Biceps Tendon Injury
A biceps tendon injury can occur as a result of overuse or severe injury. While biceps tendon tears are not as common as others, there is no way for the body to achieve distal biceps repair on its own when the torn tendon reaches the elbow. This type of tendon tear usually requires surgery to repair any distal biceps tendon rupture and to regain full strength in the shoulder joint and function of the biceps muscle. However, this procedure should be performed within a few days of the tendon ruptures.
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My experience with Dr. Goldberg has been wonderful. I felt totally informed of my problem and what would correct it. He did a great job on my shoulder replacement/reversal and today it feels excellent. The follow up with Dr. Goldberg and his staff has also been wonderful. I would have no hesitancy suggesting him to anyone with similar problems. – L.C.
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Patients who suffer a torn biceps tendon injury will often hear a small “pop” and notice a sudden sharp pain near the elbow. Additional symptoms may include:
- Swelling and bruising near the elbow
- Difficulty twisting and bending the arm
- A noticeable bulge in the upper arm from the recoiled muscle
- Shoulder pain
Bicep Tendon Repair Surgery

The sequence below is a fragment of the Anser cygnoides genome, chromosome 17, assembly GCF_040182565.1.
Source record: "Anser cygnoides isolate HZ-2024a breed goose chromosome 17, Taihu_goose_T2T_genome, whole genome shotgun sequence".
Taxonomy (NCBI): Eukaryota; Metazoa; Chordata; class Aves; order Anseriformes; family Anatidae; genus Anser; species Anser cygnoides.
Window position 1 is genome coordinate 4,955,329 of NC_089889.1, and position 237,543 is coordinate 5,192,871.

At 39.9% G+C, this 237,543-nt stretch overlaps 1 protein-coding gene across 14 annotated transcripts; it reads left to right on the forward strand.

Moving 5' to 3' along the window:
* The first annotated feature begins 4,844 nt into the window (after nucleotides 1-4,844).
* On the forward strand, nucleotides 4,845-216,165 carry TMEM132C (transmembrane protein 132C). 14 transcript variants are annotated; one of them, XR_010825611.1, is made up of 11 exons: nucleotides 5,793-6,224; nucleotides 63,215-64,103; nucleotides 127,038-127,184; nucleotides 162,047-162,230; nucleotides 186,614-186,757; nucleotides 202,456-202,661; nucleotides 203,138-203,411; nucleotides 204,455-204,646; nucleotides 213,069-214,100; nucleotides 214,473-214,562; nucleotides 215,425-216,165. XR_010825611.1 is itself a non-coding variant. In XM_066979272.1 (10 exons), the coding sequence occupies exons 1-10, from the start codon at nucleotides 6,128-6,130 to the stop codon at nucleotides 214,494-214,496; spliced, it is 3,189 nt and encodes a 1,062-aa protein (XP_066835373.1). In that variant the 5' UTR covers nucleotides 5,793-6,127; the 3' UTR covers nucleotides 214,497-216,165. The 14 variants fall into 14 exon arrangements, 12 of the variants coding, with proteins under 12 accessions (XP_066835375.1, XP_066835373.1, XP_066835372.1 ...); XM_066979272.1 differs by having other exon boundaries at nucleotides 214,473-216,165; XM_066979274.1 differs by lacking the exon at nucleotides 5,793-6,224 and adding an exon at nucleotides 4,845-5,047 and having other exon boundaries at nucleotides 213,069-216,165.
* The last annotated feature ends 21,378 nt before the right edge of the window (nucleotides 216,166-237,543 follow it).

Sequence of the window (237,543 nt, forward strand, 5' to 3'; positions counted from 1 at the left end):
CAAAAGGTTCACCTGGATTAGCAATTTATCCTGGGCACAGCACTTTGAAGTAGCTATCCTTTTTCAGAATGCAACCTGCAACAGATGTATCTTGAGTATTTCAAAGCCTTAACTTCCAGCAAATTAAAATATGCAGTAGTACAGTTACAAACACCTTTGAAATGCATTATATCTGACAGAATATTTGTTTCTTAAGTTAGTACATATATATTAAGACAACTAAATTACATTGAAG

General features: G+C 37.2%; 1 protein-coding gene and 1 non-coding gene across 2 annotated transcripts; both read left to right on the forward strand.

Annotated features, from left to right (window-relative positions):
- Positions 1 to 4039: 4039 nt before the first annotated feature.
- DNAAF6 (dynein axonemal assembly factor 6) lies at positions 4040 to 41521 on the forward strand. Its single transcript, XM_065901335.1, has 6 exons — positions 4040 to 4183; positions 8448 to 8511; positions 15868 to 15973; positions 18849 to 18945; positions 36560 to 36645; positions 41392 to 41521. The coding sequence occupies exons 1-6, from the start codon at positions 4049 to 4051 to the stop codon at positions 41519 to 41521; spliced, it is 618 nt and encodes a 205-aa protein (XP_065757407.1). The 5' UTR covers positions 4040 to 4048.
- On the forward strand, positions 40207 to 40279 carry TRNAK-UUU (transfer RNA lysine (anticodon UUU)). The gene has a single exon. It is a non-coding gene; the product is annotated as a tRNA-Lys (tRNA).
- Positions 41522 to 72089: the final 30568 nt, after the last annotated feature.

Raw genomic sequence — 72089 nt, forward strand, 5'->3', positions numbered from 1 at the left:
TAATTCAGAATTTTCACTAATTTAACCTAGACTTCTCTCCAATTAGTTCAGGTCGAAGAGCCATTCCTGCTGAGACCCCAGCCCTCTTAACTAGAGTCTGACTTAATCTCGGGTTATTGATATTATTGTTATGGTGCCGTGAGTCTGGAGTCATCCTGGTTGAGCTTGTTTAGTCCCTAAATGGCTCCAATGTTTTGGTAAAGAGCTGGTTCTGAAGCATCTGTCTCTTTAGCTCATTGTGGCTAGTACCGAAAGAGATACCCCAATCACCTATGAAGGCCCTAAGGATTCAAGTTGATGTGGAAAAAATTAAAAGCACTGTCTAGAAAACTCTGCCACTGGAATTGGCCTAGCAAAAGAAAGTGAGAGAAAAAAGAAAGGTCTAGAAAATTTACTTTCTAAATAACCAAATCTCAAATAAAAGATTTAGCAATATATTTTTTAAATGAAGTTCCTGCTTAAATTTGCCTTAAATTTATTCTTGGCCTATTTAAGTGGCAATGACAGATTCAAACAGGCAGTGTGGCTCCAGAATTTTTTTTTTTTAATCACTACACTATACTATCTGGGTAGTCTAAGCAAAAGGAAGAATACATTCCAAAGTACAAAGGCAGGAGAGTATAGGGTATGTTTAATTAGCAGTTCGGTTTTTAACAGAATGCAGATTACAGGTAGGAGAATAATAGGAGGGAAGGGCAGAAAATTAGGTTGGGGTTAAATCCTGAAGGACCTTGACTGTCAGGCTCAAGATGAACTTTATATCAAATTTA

Distal biceps tendon injuries typically require surgical treatment to restore your full range of motion and strength to the elbow. Depending on the extent of the damage, different surgical approaches may be used. Dr. Goldberg can help assess and determine the best treatment options for you, and if you might be a candidate for tendon repair surgery.
The biceps are essential in flexing the elbow and supinating the forearm. A rupture of the biceps tendon occurs proximally near the shoulder or distally near the elbow. These ruptures mainly occur when the elbow is flexed suddenly or forcefully. Some people might hear a “pop” sound when it happens as the tendon separates from the bone and there may…
Recovery after surgery often depends on the size and severity of the injury and the patient’s overall health. After the procedure, the elbow will be placed in a splint that enables the use of the hand. Most patients are able to perform daily activities such as dressing, eating, writing, and driving within a few days. Some discomfort, pain, and limited mobility should be expected a few weeks after surgery.
Dr. Goldberg’s practice recommends an accelerated rehab protocol that encourages patients to perform specific exercises the first day after surgery and start physical therapy within a week of their operation.
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